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If the First Row of Flooring is Not Straight Can I Continue a Laminate Flooring Installation?

Dear Bob and Betsy,
I just got done installing the first row of my new floor. It is a little bit crooked but it doesn’t look too bad. Will it correct itself as I go? Can I continue a laminate flooring installation if the first row is not straight?
– Monica F.

Dear Monica,

Stop! Do not move forward with the installation until the first row is completely straight.

The first row sets the tone for the entire installation. If it’s crooked, your entire flooring will be crooked. This is the most important step in the installation process. Let me explain.

Why It’s Problematic

For laminate flooring to stay in place and seal completely (important when you consider how crucial it is that moisture stay out from under your flooring), the planks must be completely straight. If they’re not tightly sealed, your flooring will not be as durable and will not last you as long as it should.

The flooring will not and cannot correct itself as you go. Instead, the problem will compound with the more planks you install. When you reach the end, you could have an unsuccessful installation with gaps in the planks.

Correcting the Problem

Step 11Continue Installing Standard Flooring Underlayment

With your first row looking a little bit slanted, it’s a good idea to pull up each plank and diagnose the problem. Most of the time, there will be residue between the grooves causing the planks to become misaligned. Other times it’ll be an easy shift and fix to tighten up the seal.

If you’re still unsure of why your flooring is crooked even after you pull up the first row, call our office. Our team will try to walk you through the installation over the phone to help you find the problem.

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  1. Hi Kimberley, thanks for the question. Is the slanted wall long ways or to the short pieces of the flooring? The edges could have been cut to prepare for the angle, so that the flooring stayed straight, but the plank was cut in consideration with the slant like this video: Adding a transition will give the floors a straight starting point. I hope this helps!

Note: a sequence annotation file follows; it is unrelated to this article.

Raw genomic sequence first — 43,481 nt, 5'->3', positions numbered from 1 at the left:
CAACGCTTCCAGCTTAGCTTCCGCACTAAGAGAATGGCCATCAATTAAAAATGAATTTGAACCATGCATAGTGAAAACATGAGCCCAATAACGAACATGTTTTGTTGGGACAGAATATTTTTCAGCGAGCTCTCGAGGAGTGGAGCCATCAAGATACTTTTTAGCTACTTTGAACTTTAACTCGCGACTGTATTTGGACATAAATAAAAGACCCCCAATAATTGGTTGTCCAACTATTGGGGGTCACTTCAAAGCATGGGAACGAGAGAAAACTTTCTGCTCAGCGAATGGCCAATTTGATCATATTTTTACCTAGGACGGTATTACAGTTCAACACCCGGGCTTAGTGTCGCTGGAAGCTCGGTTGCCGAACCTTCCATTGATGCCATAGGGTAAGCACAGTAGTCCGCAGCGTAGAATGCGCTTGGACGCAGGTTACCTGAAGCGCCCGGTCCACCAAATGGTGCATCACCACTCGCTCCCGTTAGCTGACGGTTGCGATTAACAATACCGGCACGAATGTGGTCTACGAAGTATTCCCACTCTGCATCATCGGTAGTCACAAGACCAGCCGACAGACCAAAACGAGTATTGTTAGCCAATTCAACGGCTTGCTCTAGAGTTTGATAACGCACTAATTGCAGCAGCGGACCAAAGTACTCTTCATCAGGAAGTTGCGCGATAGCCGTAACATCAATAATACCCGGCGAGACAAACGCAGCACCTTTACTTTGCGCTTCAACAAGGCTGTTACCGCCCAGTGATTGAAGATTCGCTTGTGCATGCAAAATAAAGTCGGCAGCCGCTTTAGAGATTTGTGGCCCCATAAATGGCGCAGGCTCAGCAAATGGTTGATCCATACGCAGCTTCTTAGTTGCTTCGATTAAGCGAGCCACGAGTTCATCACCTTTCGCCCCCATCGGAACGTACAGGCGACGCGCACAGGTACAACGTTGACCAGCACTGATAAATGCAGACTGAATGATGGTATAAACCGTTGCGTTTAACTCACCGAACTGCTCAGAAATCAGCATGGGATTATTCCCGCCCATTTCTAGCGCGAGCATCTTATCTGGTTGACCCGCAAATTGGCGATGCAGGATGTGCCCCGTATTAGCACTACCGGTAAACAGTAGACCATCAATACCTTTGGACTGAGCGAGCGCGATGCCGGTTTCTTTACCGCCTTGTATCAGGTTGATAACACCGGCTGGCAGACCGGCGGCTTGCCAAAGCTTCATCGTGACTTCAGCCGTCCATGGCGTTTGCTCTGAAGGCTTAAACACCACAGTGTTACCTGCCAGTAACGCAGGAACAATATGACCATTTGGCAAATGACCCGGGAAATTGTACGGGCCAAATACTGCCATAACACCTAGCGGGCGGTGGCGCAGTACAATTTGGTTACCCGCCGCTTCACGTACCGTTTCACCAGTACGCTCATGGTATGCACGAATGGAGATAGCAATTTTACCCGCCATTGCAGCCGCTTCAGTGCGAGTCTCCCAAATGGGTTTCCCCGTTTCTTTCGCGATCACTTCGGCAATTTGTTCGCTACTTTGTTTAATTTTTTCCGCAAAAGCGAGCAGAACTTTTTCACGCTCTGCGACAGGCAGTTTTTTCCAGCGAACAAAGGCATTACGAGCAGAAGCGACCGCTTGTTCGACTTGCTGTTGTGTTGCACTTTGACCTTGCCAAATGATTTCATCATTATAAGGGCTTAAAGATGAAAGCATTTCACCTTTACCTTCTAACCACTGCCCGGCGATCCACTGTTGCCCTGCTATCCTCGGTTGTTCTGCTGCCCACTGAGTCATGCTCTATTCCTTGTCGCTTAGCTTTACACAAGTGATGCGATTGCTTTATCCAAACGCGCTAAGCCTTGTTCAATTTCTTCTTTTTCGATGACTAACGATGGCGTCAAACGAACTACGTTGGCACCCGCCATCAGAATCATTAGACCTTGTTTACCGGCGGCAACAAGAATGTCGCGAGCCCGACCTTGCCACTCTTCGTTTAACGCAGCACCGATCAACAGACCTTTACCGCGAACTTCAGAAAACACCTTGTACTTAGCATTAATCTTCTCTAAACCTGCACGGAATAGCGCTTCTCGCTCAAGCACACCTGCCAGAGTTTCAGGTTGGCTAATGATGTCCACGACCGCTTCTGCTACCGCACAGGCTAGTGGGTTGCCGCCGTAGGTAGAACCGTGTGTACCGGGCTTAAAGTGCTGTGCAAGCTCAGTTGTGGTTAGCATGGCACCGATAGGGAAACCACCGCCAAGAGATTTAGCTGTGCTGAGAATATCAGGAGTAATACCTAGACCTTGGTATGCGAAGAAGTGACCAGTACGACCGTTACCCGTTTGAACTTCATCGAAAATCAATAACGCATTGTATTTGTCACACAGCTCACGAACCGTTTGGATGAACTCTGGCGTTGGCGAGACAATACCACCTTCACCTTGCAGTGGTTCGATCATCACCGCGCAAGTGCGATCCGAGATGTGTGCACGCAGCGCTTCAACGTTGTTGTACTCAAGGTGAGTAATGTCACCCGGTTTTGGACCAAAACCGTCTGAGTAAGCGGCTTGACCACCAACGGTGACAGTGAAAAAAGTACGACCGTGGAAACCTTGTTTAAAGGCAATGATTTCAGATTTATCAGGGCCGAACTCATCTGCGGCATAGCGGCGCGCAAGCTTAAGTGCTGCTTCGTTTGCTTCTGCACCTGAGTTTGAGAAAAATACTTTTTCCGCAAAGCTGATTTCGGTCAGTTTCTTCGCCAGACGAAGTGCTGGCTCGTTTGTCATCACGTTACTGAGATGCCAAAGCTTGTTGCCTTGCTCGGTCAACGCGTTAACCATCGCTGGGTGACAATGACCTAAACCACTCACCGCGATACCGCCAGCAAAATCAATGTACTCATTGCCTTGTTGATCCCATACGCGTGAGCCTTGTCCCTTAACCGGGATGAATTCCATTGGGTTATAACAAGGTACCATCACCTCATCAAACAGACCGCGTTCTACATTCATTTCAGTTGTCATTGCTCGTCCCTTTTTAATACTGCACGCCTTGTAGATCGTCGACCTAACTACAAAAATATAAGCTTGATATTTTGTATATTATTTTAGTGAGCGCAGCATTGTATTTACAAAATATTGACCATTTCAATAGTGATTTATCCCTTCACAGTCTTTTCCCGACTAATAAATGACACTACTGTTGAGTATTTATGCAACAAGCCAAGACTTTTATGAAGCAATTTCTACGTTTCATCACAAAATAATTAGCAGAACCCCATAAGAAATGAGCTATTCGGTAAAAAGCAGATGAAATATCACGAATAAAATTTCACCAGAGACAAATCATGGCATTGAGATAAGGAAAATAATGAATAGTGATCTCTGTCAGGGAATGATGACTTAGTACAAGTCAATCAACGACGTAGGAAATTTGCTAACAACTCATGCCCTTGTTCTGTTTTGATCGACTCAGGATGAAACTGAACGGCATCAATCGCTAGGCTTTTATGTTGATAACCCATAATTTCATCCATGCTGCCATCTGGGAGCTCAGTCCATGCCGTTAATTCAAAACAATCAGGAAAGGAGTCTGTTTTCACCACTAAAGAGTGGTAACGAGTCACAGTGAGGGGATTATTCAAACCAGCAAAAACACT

2. I have a house that was built in 1908 in 1985 they added the addition. The walls are not even. the walls shift on an angle about two inches off. When the contractor started to lay the floor in the first part of the house and down an angled hallway everything looks correct but as he moves into the kitchen which is a galley Style. The cabinets start out at 89 in apart and then at the end they are 87 inch apart . The floor still looks even but as he lays the floor to go left into the dining room the flooring starts to shift 4 inchesto the right. he says it’s because the walls are off in the diningroom because the addition is more of an angle compared to the front of the house ( the flooring is a continuance right from the front door through the kitchen and into the dining-room). The contractor says that the floor is plum but because the walls are off the floors are going to be angled.
    I’m perplexed by this because it seems like maybe the first line a flooring that he laid in the beginning is off until when he came to the kitchen and dining room that’s why and he says absolutely not it is the walls that are off that are causing the floors to angle to the right. What do we do?? The contractor suggest pulling up the dining room floor into the end of the kitchen and cutting that flooring at an angle so we will see a transition piece from the kitchen into the dining room.

  3. Hi Ann, thanks for your question. You could do a glue down vinyl here. Any floating floor will need a level subfloor.

  4. Hello, I have an add on room connected to my kitchen. The floor is not straight. I currently have carpet. It hides the flaws. What would be the best thing to use to cover floor?

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